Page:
I’m a retired professor of English and dean of faculty, now writing full-time. Before I joined academia, I was a professional writer and editor.
I always wanted to be a writer. When I came of age in the sixties, the ones whom I thought were doing the heavy lifting in literature were the novelists . . . Tolstoy, Joyce, Bellow, Malamud, Austen, Twain, George Eliot, the Brontes. So I wanted to write books; that’s the conversation I wanted to join. I had nothing against poetry, but I always saw myself working in the long form. And that’s what I’ve done. I made several detours along the way (at several points I gave up entirely, thinking this fiction writing business isn’t for me) (or more accurately, this fiction writing business doesn’t want me). Even in the depths of my despair over ever being a novelist, I always wrote for a living—speeches, grants, video scripts, and so on—so I was always polishing my craft and learning good work habits. Finally, I figured out that my so-called success (or lack thereof) as a novelist didn’t matter . . . I enjoyed writing—more: I needed to write, felt compelled to create fiction—and dammit I was going to do it even if nobody read a word I wrote.
It hasn’t been easy or smooth, but to paraphrase a certain politician: nevertheless, I persisted.
Do you ever imagine one of your novels being made into a movie or television series?
The short answer is: no, but if Spielberg’s people call my people about a miniseries, I’d take the call.
The longer answer is: I’m perfectly content having these stories exist just as they are, as books. My father was in the movie business as a film distributor (the middleman between the producers, the people who make the movies, and the exhibitors, the theatre owners who show the movies). I saw up close what a backstabbing, crapshoot, bottom-line business it all is, and I have no desire to be a part of it. As the screenwriter William Goldman said, in the entire motion picture business, nobody knows anything. I’ll stick to novel writing, where at least I can keep some control over my work and I can be certain it will be published.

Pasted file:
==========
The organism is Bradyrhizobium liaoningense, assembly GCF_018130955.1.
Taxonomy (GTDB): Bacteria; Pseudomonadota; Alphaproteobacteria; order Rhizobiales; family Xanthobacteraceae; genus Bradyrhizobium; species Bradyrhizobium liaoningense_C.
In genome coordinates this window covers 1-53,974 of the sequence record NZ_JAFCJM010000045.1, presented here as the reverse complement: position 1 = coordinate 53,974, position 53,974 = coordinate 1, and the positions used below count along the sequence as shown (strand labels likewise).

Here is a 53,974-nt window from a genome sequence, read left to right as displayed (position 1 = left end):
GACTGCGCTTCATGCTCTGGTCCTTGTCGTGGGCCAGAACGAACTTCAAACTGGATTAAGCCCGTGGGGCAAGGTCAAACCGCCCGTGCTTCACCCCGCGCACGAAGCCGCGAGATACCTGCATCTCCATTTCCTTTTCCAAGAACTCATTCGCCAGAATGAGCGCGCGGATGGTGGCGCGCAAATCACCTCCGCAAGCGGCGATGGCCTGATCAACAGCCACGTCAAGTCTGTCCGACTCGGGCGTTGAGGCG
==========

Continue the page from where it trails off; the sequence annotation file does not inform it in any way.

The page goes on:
Any favorite actors you’d cast in the lead roles?
Even though I just said I don’t want to be part of the movie business, it’s still fun and sometimes useful to visualize real actors as my characters. I was at a book club talking about one of the Martin Preuss books, and this question came up. Someone suggested Ethan Hawke as detective Martin Preuss, and that struck me as a good call.
For the Detroit history series, I was casting the roles in my mind so I could have a physical model for the characters. For Clarence Brown, a young Ernie Hudson would be perfect; for Elizabeth Waters in Savage City, Saoirse Ronan (though she’s a bit young), and in The Arsenal of Deceit, Keri Russell; for Ben Rubin I imagined Andrew Garfield; for Denny Rankin, I had Michael Shannon in mind; and for Eva Szabo, a young Mila Kunis.
It may seem like I’ve done a lot of thinking about casting for someone who doesn’t want his books filmed, but visualizing the outward appearance of the characters helps me to fill in their interior life. I’m usually careful not to describe characters too much so readers can imagine how they want the characters to look.